Pete Delkus: Former AAA RHP Minnesota Twins


1. Could you tell us your story on dropping down?

 It’s actually the way I’ve always thrown. My dad never changed my arm angle. I find that a lot of parents/coaches now will try to change a kid’s natural release point. My release point was probably around mid-thigh. I threw hard from their in Little League and was effective. In High School I was reinforced to keep pitching from there to stick out. It’s one of those things, if it isn’t broken don’t fix it. 


2. What are some of the advantages you had from your arm angle?


One of my big advantages was the movement that I was able to get on my fastball. It would run into right handed hitters. That helped my get lots of ground balls as a relief pitcher in pro ball. Another advantage I had was that I was able to pitch in 4-5 games in a row. I was durable and pitching from there I felt I didn’t have much wear and tear on my arm. I also didn’t throw very hard and wasn’t a strikeout pitcher so my pitch counts were low so that helped be able to pitch back to back games. I am a believer that in order to be successful in life you need to stand out. You need to either be really exceptional at something or have some sort of gimmick. You’ll need either one or the other. I didn’t have the Mariano Rivera cutter or the Aroldis Chapman 100mph fastball so I had to mess up the hitter timing with my deception. That really is what pitching is all about messing up the hitter’s timing. 


3. If you didn't drop down, do you think you would have had the same success?

Could I have thrown 95mph? I’ll never know because I never did throw from over the top. I remember teammates would always bug me to try and throw couple from over the top when warming up the OF’er in between innings. I would think I was throwing from over the top but it would really be just sidearm.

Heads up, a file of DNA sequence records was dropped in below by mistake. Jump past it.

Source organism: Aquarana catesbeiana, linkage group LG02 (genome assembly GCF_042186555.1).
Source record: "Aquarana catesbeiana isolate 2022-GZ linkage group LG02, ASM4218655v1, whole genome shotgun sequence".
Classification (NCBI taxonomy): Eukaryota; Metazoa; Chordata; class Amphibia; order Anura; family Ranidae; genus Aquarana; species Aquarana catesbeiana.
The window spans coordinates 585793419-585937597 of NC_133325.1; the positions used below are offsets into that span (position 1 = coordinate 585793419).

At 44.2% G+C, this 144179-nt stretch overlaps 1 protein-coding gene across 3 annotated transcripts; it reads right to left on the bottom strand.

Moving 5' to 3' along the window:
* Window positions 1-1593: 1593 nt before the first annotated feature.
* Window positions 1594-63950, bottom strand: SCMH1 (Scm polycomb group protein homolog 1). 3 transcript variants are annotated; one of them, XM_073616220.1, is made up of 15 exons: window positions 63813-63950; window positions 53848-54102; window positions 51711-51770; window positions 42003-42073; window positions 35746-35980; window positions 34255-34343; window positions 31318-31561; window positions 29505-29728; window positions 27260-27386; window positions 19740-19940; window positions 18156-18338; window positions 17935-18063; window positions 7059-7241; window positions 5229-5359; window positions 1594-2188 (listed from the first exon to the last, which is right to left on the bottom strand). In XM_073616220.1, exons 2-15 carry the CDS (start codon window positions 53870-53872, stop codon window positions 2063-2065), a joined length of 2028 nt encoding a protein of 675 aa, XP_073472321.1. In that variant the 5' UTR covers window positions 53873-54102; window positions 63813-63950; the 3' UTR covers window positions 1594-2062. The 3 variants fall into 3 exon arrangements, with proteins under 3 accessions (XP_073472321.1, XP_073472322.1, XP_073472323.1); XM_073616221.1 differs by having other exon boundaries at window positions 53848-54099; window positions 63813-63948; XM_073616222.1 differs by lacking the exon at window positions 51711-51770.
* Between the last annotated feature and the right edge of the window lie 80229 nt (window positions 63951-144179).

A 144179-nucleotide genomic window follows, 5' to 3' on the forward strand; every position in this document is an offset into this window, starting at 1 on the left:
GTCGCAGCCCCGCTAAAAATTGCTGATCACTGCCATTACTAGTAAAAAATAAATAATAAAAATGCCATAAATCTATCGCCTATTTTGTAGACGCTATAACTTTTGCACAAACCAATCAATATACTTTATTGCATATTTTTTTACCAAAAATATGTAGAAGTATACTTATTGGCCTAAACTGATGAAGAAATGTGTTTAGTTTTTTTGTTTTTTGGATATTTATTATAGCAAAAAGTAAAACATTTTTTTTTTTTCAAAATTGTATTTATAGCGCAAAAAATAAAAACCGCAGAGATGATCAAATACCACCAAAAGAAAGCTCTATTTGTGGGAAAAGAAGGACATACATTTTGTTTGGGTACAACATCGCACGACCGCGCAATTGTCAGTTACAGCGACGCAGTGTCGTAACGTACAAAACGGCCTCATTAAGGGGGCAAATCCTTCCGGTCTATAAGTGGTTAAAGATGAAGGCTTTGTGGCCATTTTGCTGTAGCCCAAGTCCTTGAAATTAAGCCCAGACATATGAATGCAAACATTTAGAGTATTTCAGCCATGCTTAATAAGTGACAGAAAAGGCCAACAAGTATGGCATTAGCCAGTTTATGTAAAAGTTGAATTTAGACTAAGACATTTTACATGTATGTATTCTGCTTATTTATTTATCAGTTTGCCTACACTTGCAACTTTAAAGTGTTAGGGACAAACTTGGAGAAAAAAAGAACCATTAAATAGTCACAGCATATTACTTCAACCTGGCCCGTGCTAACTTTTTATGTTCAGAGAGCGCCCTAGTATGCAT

4. What would you tell someone debating on changing their arm angle?

 Guess if having success then why try to make something better. Same thing as before if it’s not broken then don’t fix it. Not just in baseball but in life, you need to be unique. You need to take risks at times in life in order to be successful. 

5. Are there any mechanical tips that you'd give to someone throwing sidearm/submarine?

I don’t know if I would have any set mechanical things but no matter what your arm angle is, you need to practice, practice, practice. Repetition to make sure you are able to repeat your delivery. Flat grounds are the best way to do that. Keep your mechanics simple, the less movement the better. 

6. What pitches did you throw?

I threw 2seam fastball, slider and change up. In pro ball I was 79-80mph, maybe on a good day with wind behind my back I would get up to 81mph. But when I did throw harder the ball  would then flatten out. The one year I was sent to Instructional league specifically to work on my change-up. That’s all I threw while there. It did get better but it can be tough from down there. My manager at the time was Ron Gardenhire and he would joke to me, “Is it even possible for you to throw a changeup, a pitch can’t be slower than your fastball”

7. How did you pitch to lefties/righties?

Righties- I tried to come inside and jam them. As a relief pitcher tried come in and throw strikes and get my groundball. Lefties- Tried to be low and away, would occasionally have to come inside to get them off the plate. Really had to make sure that my slider broke inside on them. Otherwise if it just broke towards middle of the plate it was trouble, would be right into their bat. 

8. Lastly what was your favorite part about pitching from down there?

 I liked that I was different. I was always the only one on the team that pitched from there. I provided a different option for my manager to use out of his bullpen. I was a different tool in the toolbox you could say.